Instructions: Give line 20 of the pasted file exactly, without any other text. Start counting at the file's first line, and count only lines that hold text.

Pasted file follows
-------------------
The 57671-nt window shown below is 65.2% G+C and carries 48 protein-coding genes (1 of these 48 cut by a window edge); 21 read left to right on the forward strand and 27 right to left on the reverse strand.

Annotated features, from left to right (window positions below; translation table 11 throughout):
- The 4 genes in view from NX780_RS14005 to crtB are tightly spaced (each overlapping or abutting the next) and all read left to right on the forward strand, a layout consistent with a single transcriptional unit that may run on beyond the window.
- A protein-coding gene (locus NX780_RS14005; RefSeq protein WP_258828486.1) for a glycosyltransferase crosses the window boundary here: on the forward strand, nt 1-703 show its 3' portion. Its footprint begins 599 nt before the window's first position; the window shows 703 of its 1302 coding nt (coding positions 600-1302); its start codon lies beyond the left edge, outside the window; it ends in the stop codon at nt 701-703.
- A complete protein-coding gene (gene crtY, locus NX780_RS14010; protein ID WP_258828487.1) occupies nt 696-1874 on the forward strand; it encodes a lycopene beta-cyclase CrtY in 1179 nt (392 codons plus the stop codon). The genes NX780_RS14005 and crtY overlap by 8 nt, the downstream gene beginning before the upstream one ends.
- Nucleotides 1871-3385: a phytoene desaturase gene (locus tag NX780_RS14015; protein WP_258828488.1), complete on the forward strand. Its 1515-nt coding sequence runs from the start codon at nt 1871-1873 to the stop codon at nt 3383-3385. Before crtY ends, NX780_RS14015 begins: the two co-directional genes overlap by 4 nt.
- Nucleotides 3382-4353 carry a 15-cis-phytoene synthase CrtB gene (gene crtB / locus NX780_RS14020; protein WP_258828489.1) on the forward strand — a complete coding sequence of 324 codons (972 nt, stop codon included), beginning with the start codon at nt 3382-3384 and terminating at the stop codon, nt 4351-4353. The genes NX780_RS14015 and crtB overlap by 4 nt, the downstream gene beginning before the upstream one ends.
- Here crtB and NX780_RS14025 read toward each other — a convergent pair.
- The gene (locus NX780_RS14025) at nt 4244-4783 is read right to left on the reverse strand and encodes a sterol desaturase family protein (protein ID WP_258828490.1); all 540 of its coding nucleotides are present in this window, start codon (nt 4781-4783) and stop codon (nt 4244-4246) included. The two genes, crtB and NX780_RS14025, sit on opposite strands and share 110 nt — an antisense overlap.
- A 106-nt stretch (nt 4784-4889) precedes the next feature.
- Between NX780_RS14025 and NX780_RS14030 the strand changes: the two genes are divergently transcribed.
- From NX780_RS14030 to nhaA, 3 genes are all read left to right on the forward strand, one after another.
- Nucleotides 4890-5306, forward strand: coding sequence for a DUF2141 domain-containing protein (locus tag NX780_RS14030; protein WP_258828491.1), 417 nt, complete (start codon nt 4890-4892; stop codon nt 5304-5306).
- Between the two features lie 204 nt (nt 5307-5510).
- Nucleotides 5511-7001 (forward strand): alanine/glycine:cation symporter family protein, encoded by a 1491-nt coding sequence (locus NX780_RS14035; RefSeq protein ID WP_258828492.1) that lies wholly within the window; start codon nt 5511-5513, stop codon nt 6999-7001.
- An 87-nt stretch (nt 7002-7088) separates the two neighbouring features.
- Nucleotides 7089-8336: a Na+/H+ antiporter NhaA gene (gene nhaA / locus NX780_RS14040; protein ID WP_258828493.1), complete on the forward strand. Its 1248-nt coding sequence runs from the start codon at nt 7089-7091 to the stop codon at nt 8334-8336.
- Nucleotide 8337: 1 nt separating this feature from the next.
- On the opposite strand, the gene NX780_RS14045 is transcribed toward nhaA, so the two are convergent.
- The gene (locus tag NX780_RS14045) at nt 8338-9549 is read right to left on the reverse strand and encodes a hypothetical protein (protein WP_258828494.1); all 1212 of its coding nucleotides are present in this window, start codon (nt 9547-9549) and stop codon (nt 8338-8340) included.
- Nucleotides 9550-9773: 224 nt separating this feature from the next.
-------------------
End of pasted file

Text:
- The gene (locus tag NX780_RS14045) at nt 8338-9549 is read right to left on the reverse strand and encodes a hypothetical protein (protein WP_258828494.1); all 1212 of its coding nucleotides are present in this window, start codon (nt 9547-9549) and stop codon (nt 8338-8340) included.